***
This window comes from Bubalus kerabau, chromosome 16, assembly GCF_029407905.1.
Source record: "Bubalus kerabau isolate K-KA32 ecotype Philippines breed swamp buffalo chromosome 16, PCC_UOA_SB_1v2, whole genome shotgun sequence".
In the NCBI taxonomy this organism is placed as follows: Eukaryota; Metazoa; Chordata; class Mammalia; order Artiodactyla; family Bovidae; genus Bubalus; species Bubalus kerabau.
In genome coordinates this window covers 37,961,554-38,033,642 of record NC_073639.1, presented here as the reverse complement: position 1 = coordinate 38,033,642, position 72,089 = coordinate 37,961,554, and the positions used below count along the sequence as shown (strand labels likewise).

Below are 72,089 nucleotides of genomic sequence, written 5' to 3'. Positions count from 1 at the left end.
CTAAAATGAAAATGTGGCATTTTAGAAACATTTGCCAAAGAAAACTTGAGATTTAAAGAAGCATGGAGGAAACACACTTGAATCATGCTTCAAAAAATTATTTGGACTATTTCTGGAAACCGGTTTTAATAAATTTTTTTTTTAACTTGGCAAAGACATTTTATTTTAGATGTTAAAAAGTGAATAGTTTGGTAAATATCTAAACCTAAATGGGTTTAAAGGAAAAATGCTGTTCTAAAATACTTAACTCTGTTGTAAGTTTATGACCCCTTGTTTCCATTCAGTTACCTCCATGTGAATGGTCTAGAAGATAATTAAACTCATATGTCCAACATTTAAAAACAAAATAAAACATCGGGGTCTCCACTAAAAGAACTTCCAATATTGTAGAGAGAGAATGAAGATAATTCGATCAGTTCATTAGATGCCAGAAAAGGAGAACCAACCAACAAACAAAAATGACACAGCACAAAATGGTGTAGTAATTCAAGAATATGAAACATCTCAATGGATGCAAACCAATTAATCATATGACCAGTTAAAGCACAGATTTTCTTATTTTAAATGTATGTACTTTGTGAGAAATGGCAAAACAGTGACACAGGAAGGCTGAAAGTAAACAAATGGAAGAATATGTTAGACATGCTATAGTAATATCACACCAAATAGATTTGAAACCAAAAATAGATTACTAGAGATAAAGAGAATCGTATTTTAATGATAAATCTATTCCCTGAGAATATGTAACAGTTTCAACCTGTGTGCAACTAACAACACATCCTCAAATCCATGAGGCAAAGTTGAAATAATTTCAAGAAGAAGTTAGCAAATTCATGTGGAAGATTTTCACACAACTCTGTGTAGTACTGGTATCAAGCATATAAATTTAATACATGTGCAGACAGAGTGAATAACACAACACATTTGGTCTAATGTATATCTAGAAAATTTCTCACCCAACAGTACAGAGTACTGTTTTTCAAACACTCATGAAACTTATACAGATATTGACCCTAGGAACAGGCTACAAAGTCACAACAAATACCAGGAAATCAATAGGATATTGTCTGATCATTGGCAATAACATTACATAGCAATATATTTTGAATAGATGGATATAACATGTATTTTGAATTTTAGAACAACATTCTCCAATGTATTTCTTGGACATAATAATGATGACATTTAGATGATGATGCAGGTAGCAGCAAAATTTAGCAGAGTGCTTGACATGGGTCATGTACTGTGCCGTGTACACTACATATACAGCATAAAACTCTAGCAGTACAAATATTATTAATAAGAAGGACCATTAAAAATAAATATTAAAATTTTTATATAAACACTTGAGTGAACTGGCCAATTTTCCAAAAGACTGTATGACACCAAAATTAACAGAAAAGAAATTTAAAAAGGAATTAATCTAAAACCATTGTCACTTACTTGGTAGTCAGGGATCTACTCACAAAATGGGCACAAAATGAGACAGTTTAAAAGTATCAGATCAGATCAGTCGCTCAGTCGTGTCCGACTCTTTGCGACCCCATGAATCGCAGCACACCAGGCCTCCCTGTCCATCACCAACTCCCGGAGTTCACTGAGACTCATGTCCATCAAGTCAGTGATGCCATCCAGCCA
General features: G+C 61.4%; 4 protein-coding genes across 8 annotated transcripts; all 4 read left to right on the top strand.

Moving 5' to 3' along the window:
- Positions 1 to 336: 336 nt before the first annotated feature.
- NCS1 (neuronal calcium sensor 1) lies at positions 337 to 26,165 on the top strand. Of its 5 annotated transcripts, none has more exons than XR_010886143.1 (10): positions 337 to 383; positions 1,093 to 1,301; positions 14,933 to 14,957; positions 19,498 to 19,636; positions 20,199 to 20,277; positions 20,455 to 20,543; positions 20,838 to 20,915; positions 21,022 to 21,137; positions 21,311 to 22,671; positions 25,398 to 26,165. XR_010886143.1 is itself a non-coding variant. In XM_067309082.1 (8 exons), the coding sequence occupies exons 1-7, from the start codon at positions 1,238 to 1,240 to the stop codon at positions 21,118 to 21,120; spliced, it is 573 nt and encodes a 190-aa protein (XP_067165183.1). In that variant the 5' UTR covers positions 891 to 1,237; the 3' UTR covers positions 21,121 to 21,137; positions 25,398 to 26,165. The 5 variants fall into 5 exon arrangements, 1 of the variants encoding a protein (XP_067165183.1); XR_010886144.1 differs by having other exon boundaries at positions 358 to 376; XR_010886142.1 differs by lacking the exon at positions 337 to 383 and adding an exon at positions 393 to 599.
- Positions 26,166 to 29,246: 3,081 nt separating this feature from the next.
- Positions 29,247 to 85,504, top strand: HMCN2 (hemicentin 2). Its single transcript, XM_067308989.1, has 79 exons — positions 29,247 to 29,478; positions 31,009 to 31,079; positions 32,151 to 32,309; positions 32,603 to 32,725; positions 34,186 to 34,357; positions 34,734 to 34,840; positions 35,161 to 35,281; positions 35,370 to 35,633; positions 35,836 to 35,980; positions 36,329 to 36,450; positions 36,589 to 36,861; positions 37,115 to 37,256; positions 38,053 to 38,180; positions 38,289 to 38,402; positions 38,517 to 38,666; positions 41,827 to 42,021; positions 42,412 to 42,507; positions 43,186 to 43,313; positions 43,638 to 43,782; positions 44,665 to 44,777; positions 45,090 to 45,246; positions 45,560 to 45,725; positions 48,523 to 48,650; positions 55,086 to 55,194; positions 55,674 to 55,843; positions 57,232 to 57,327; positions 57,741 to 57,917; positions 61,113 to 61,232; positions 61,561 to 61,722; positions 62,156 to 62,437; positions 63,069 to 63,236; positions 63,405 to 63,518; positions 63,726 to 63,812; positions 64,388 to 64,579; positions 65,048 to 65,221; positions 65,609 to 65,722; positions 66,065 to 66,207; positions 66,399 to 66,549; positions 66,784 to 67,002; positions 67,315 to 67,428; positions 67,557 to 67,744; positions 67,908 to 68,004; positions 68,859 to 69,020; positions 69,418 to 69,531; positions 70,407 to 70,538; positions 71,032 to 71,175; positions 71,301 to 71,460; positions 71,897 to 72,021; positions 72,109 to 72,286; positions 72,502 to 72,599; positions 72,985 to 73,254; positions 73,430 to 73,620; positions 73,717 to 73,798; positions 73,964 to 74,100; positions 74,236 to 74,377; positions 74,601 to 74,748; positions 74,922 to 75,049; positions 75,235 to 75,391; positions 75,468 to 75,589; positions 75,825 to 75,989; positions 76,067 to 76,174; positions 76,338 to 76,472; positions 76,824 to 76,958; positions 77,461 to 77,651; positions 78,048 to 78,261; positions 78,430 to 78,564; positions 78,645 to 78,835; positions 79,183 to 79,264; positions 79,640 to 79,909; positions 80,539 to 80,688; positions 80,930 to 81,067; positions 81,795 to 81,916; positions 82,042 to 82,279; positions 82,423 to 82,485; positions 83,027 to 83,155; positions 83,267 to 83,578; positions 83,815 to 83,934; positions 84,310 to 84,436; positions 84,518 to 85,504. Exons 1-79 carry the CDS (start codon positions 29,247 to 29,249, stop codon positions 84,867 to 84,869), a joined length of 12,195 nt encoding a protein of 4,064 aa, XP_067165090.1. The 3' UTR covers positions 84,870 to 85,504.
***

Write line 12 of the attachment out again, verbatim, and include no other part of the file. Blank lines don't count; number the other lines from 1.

- Positions 29,247 to 85,504, top strand: HMCN2 (hemicentin 2). Its single transcript, XM_067308989.1, has 79 exons — positions 29,247 to 29,478; positions 31,009 to 31,079; positions 32,151 to 32,309; positions 32,603 to 32,725; positions 34,186 to 34,357; positions 34,734 to 34,840; positions 35,161 to 35,281; positions 35,370 to 35,633; positions 35,836 to 35,980; positions 36,329 to 36,450; positions 36,589 to 36,861; positions 37,115 to 37,256; positions 38,053 to 38,180; positions 38,289 to 38,402; positions 38,517 to 38,666; positions 41,827 to 42,021; positions 42,412 to 42,507; positions 43,186 to 43,313; positions 43,638 to 43,782; positions 44,665 to 44,777; positions 45,090 to 45,246; positions 45,560 to 45,725; positions 48,523 to 48,650; positions 55,086 to 55,194; positions 55,674 to 55,843; positions 57,232 to 57,327; positions 57,741 to 57,917; positions 61,113 to 61,232; positions 61,561 to 61,722; positions 62,156 to 62,437; positions 63,069 to 63,236; positions 63,405 to 63,518; positions 63,726 to 63,812; positions 64,388 to 64,579; positions 65,048 to 65,221; positions 65,609 to 65,722; positions 66,065 to 66,207; positions 66,399 to 66,549; positions 66,784 to 67,002; positions 67,315 to 67,428; positions 67,557 to 67,744; positions 67,908 to 68,004; positions 68,859 to 69,020; positions 69,418 to 69,531; positions 70,407 to 70,538; positions 71,032 to 71,175; positions 71,301 to 71,460; positions 71,897 to 72,021; positions 72,109 to 72,286; positions 72,502 to 72,599; positions 72,985 to 73,254; positions 73,430 to 73,620; positions 73,717 to 73,798; positions 73,964 to 74,100; positions 74,236 to 74,377; positions 74,601 to 74,748; positions 74,922 to 75,049; positions 75,235 to 75,391; positions 75,468 to 75,589; positions 75,825 to 75,989; positions 76,067 to 76,174; positions 76,338 to 76,472; positions 76,824 to 76,958; positions 77,461 to 77,651; positions 78,048 to 78,261; positions 78,430 to 78,564; positions 78,645 to 78,835; positions 79,183 to 79,264; positions 79,640 to 79,909; positions 80,539 to 80,688; positions 80,930 to 81,067; positions 81,795 to 81,916; positions 82,042 to 82,279; positions 82,423 to 82,485; positions 83,027 to 83,155; positions 83,267 to 83,578; positions 83,815 to 83,934; positions 84,310 to 84,436; positions 84,518 to 85,504. Exons 1-79 carry the CDS (start codon positions 29,247 to 29,249, stop codon positions 84,867 to 84,869), a joined length of 12,195 nt encoding a protein of 4,064 aa, XP_067165090.1. The 3' UTR covers positions 84,870 to 85,504.